The 2017 Data USA statistics report shows that 16.4 percent of Reno residents live in poverty. But which demographic is most affected by poverty?
16.2 percent of the population in Reno live below the poverty line, which higher than the national average of 13.1 percent. As seen in the table above, females aged 18-24 face the highest rate of poverty (11 percent). Males of the same age group come in second, at 10.3 percent.
Poverty by Race and Ethnicity in Reno
You know now how race and ethnicity can affect wages and how much of your income could be eaten up by insurance premiums. Check out the visualization below, showing how race and ethnicity impact poverty rates in Reno.
|Race/Ethnic Group||Percent Facing Poverty|
|Two or more||3.99%|
In 2017, the largest racial group living in poverty were white individuals, with Hispanic and other ethnicities following in second and third place.
These percentages are the share of people facing poverty, or the total number of people in the group. The data does not mean that 56.53 percent of white individuals in Reno live below the poverty line.
In the same year, Data USA reported 28,046 white and 11,760 Hispanic individuals were facing poverty. The third-largest ethnic group living in poverty (other) comprised 2,938 residents.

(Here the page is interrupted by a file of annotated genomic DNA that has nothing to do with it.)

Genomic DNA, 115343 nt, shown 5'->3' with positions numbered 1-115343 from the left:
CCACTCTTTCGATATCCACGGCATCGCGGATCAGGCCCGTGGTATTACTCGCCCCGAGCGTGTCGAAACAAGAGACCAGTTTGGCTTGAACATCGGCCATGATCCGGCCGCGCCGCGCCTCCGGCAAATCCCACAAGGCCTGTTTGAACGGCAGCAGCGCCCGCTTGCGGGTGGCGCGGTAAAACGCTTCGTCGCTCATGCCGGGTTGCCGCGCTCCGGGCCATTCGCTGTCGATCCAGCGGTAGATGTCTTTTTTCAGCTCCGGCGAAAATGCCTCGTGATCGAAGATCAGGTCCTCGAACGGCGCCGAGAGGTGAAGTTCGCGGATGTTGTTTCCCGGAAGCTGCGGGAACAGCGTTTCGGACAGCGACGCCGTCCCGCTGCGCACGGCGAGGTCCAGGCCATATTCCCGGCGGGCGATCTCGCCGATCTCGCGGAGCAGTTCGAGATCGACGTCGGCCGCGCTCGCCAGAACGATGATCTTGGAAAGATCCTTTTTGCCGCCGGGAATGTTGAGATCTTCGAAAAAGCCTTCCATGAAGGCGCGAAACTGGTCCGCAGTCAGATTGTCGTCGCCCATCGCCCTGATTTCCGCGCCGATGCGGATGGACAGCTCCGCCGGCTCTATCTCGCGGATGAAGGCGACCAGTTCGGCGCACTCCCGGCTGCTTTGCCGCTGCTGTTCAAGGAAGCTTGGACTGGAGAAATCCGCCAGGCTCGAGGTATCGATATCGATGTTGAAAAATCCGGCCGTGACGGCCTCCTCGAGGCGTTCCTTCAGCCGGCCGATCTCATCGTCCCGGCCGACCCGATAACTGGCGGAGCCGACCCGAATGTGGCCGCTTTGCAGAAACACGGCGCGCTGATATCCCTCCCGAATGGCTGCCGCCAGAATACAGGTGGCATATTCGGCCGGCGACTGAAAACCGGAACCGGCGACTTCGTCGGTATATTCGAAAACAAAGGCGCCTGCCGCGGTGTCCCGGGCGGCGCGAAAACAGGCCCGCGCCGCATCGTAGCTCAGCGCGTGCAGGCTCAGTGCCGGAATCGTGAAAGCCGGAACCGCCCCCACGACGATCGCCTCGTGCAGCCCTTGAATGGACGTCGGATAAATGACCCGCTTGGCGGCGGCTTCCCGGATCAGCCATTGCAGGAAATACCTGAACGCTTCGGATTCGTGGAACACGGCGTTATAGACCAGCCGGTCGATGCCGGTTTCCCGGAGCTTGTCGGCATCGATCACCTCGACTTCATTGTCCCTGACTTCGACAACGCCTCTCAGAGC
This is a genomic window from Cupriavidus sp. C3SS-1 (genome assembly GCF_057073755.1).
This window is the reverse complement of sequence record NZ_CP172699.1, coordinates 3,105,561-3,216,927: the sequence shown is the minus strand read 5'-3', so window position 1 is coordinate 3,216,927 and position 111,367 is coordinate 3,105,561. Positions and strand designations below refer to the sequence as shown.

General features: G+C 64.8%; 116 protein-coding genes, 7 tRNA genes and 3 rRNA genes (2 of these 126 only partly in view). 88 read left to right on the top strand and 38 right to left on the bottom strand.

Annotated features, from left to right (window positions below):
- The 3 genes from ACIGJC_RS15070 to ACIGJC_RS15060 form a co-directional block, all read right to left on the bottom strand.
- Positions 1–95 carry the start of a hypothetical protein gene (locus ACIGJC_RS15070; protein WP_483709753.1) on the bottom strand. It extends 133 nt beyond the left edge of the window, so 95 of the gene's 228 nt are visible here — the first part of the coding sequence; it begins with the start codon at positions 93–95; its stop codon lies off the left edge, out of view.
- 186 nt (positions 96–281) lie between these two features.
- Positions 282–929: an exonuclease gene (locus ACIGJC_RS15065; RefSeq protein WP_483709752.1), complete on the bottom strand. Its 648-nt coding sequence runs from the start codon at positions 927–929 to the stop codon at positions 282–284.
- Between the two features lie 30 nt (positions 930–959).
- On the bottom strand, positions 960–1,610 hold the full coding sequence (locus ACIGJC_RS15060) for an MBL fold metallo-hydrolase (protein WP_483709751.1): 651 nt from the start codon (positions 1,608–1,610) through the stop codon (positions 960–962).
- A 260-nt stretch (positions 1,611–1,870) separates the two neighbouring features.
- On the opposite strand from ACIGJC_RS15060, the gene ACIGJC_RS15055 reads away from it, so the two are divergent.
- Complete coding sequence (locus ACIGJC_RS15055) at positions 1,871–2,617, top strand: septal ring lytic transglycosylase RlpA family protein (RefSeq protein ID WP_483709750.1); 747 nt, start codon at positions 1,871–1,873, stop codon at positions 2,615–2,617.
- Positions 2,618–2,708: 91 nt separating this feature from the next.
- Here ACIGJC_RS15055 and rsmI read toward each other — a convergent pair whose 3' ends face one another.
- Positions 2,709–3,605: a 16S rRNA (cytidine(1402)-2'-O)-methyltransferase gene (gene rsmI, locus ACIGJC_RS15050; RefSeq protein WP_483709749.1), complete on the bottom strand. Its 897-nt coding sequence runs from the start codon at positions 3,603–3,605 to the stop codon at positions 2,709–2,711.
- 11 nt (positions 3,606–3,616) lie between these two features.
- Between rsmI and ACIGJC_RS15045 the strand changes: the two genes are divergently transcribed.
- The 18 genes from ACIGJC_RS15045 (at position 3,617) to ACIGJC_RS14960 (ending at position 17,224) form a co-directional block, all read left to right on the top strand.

Employment by Occupations in Reno
Last but not least, we have data to share regarding Reno’s largest occupations. Known as the “World’s Biggest Small Town,” Reno has a lot to offer when it comes to industries.
In case you were wondering, the following industries employ the most people:
- Office and administrative support — 16,249 people
- Sales and related occupations — 14,188 people
- Management — 10,903 people
Wondering about the highest-paid industry? Legal occupations take the cake, bringing in about $82,798 to their respective households.
Drivers can save $859/yr* by comparing car insurance
*based on a survey of 1,000 car insurance customers
Secured with SHA-256 Encryption
Driving in Reno
In 1970, Jerry Garcia wrote that he “lit up from Reno, and was trailed by 20 hounds.” Although you may not share this experience when leaving Reno, The Grateful Dead have memorialized Reno as “Friend of the Devil.”
When driving in Reno, be sure to make yourself aware of the specific laws, dangerous areas, and popular destinations along the way.
What are the major roads in Reno?
Here’s what you need to know about major highways in Reno, popular road trip destinations, road conditions, and more.
Nevada has six total active routes stretching throughout the state, making up 623.79 miles of roadway. These highways are: